“Cooking for a Crowd: How to Be an Instant Expert,” Ensign, June 1979, 64
Managing a meal for large crowds—whether a brunch, banquet, or family reunion—can be a smoothly operating function or a frightening, exhausting ordeal. Even though we may be efficient managers in our own homes or businesses, we are often at a loss when asked to cook for a crowd—simply because we lack know-how. The following suggestions can help the prospective expert turn his or her planned dinner into a smooth-running success—no matter what the occasion:
1. Select a chairman and/or chair committee. This general chairman meets with the bishop or person in charge several weeks in advance to determine how many people will be served, what type of service is desired, how much money can be spent, and what facilities are available for preparing and serving the food.
General chairmen with enthusiasm have often produced unusual and exciting events. For example, the North Shore Ward in Chicago staged a formal, adult dinner with bone china, fine crystal, and linens on loan from members. The Bountiful Thirteenth Ward Relief Society, Bountiful Utah North Stake, invited members and their partners to an evening of “Ye Merrie Olde England,” complete with old-time menu (see “Some Group Menu Ideas” at the end of this article), costumed serving girls, Shakespearean readings, and medieval music. The elders quorum in Canyon Rim Second Ward, Salt Lake Canyon Rim Stake, dug a barbecue pit in a member’s yard and cooked beef for a chuck wagon dinner; round tables amid bales of hay, scarecrows, and a fifteen-foot teepee set a western atmosphere for the evening (see “Some Group Menu Ideas”). The list of ideas is endless as members of the Church around the world plan, cook, and serve food for crowds.
2. Choose committees. This is the job of the general chairman and/or committee. Assigned committees plan the menu, buy the food, supervise the cooking, set up the dining room, serve the meal, and clean up.
3. Survey facilities. The general chairman and committees involved in the menu planning and food preparation should survey refrigerator space, ovens, surface burners, and counter space before planning the menu. Since many ward and stake meetinghouses are not equipped with facilities for cooking on a large scale, some of the cooking can be done in homes. See if you can borrow portable roasting ovens to cook the food or keep it hot during service. To expand counter space, set up tables in adjoining rooms. Large aluminum cooking pans, scoops, and ladles can often be rented or borrowed.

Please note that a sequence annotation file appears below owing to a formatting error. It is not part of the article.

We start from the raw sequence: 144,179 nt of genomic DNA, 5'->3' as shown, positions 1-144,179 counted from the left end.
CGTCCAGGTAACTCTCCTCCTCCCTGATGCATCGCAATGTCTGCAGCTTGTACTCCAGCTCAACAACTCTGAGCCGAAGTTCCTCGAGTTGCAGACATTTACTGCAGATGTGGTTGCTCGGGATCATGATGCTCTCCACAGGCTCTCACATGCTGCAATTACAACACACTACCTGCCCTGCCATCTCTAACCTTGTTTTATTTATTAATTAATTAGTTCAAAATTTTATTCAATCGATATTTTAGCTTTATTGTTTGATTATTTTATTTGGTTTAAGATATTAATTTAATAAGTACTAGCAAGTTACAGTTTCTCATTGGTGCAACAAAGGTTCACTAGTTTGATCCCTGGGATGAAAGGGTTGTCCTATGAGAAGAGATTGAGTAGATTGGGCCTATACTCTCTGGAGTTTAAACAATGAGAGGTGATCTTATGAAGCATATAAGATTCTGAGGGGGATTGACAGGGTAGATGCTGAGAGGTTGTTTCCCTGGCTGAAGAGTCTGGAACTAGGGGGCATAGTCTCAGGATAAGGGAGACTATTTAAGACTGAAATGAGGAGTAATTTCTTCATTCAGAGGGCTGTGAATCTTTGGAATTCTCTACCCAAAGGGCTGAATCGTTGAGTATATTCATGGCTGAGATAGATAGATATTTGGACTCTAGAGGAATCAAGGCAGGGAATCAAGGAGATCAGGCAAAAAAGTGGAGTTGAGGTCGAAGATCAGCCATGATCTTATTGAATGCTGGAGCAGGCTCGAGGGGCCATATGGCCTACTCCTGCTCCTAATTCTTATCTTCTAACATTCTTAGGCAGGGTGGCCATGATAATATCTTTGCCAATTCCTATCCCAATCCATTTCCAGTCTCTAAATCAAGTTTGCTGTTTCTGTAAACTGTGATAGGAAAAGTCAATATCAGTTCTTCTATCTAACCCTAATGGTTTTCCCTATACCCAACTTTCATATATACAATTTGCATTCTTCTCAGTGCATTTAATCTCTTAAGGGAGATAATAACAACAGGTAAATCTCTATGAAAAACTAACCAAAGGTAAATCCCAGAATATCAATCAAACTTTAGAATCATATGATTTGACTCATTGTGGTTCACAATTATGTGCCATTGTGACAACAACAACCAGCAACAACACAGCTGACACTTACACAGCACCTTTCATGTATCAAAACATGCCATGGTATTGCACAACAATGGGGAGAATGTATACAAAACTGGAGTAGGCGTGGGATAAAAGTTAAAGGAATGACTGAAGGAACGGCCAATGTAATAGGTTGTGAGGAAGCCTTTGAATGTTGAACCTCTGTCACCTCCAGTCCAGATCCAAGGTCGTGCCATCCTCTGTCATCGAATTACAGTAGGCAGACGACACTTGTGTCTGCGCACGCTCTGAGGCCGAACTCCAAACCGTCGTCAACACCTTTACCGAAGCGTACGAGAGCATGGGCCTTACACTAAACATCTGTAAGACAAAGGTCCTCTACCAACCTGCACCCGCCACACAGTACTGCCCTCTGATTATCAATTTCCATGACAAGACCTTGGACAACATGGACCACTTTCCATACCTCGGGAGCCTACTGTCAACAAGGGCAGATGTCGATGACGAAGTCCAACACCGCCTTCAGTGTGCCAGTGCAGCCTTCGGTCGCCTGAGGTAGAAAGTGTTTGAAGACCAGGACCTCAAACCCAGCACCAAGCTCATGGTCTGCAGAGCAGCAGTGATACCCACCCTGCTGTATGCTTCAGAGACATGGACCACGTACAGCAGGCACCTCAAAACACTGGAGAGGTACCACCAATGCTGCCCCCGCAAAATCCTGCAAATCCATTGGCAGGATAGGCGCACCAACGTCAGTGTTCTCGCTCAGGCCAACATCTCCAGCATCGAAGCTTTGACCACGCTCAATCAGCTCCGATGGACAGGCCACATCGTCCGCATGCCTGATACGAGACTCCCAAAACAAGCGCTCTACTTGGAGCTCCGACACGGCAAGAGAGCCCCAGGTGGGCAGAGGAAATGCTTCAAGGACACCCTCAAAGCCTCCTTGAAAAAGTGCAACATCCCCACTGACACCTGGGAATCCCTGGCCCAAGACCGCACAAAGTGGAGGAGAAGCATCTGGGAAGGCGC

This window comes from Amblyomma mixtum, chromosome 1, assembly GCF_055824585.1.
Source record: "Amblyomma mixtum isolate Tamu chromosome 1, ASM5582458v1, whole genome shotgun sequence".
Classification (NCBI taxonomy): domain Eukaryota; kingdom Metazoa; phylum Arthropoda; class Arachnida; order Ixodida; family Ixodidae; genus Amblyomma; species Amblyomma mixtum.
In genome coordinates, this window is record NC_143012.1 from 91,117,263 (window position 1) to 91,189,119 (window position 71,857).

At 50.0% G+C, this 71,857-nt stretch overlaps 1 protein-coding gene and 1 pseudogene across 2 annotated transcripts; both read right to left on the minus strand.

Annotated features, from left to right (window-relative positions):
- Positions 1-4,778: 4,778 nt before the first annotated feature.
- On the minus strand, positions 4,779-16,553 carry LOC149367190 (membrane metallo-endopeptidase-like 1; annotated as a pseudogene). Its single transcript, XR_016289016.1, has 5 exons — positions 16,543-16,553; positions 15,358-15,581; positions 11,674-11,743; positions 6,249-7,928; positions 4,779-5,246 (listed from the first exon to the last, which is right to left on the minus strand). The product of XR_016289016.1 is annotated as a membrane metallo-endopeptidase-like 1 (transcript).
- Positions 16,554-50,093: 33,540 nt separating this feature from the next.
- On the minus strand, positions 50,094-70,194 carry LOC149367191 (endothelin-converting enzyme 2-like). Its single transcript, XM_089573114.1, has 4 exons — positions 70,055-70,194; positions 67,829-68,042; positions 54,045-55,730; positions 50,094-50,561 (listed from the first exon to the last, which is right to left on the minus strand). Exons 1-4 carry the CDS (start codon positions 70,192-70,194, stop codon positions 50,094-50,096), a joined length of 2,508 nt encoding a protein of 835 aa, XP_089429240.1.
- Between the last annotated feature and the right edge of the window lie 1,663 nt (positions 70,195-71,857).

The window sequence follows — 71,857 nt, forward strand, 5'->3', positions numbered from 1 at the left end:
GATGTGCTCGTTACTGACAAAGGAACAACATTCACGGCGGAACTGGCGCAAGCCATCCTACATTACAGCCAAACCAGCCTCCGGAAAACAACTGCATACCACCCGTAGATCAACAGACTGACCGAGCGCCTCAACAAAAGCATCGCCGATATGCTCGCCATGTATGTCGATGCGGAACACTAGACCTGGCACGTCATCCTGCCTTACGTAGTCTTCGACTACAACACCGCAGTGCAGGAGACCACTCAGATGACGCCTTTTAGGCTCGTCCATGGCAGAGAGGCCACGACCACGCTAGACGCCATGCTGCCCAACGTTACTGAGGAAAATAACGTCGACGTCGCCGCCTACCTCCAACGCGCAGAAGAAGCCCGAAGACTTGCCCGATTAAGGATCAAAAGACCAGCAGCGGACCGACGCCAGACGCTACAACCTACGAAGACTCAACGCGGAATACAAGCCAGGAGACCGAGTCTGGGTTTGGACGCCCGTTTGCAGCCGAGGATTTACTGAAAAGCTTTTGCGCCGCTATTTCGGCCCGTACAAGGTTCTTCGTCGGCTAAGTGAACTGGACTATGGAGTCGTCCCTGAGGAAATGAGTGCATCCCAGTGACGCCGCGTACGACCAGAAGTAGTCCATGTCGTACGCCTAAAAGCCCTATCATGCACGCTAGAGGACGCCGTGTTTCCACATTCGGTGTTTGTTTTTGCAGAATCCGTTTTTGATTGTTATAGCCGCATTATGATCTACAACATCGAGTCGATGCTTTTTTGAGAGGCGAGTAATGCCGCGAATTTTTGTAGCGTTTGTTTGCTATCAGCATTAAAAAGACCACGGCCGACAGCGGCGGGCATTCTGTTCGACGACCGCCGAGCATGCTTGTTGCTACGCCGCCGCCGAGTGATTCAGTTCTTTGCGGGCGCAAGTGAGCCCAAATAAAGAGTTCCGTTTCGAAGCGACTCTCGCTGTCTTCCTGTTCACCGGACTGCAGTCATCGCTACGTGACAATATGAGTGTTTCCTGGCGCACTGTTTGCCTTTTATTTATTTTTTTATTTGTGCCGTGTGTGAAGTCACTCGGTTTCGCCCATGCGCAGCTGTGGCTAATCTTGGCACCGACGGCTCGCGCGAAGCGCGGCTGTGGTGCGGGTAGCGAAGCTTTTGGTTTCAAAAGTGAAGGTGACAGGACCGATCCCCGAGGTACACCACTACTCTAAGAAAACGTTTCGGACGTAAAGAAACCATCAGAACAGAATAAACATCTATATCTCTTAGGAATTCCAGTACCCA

Make use of facilities in the community. In the Cincinnati Ohio Stake, Page Busken, a commercial baker, provides his baker’s oven for barbecuing spareribs for stake dinners. He points out that this is an ideal resource for expanding banquet facilities and can be used to cook large quantities of lasagna, hams, turkey, chicken, as well as pies, rolls, and bread.
4. Plan the menu. Since cost is a major factor, plan the menu around foods that are plentiful at the time of the dinner. Foods that can be prepared in advance will save last-minute confusion in the kitchen. Plan for eye and appetite appeal and include an attractive, edible garnish.
Use the special skills of members, especially those who are good at making breads, cooking meat, or creating unusual ethnic dishes. Foods prepared in homes will cut costs, involve more people, and ease the work load on committee members. When making such assignments, distribute recipes, give plenty of time, and specify whether they should bring the food or have it picked up.
5. Buy the food. (See suggestions below.)
6. Use standard recipes. Multiplying stew, soup, sauce, and casserole recipes generally works out well, but it is not safe to try to double or triple recipes for yeast breads, cakes, or muffins. It is better to have several members make up a selected recipe, or use one developed for large quantities.
7. Be sanitary. Helpers preparing the food should wear clean clothes, scrub their hands, and clean their fingernails before starting any food chore. Remind workers not to lick their fingers or to test food with a utensil and use it again for stirring. Hair nets or scarves are recommended, particularly for those with long hair. Never allow anyone with a skin infection or a cold to handle food. Keep work surfaces and utensils clean.
Keep hot foods hot (above 140 degrees F.). Bacteria grow best in lukewarm foods. Keep protein foods such as fish, poultry, and cooked meats hot until ready to serve. If serving buffet style, use an electric warming tray, chafing dish, or roasting oven.
Keep cold foods cold (below 40 degrees F.). Cream pies, pudding, seafood salads, potato salad, and many other dishes made with eggs, milk, fish, meat, and poultry need to be kept cold to prevent dangerous bacteria from growing. Keep refrigerated until ready to serve. If serving buffet style, serve only what is needed and replace often to keep foods as cold as possible.
Do not stuff turkeys, but bake dressing in a separate, shallow pan. Dressing may be contaminated in preparation or by contact with the inside of the turkey and is particularly susceptible to bacterial growth. It is particularly dangerous to stuff a turkey and leave it in the refrigerator overnight before cooking.
8. Post a work schedule. On the day of the dinner, a list of jobs to be done by the kitchen work crew helps preparation run more smoothly and makes the supervisor less bossy. For instance:
Place hams in oven; cook potatoes
Make cheese sauce; combine potatoes au gratin
Cut pies and place on plates
Place salads and butter on salad plates
Bake potatoes au gratin
Place salads on tables
Fill water glasses
Serve main course
Remove main course and serve dessert
Begin to clear tables
9. Allow for emergencies. One Relief Society president always takes a canned ham with her when she’s involved with group dinners. It’s a comfort to her to know she has something to fall back on if the meat runs out. And any excess need not be wasted, as most foods can be frozen for later use.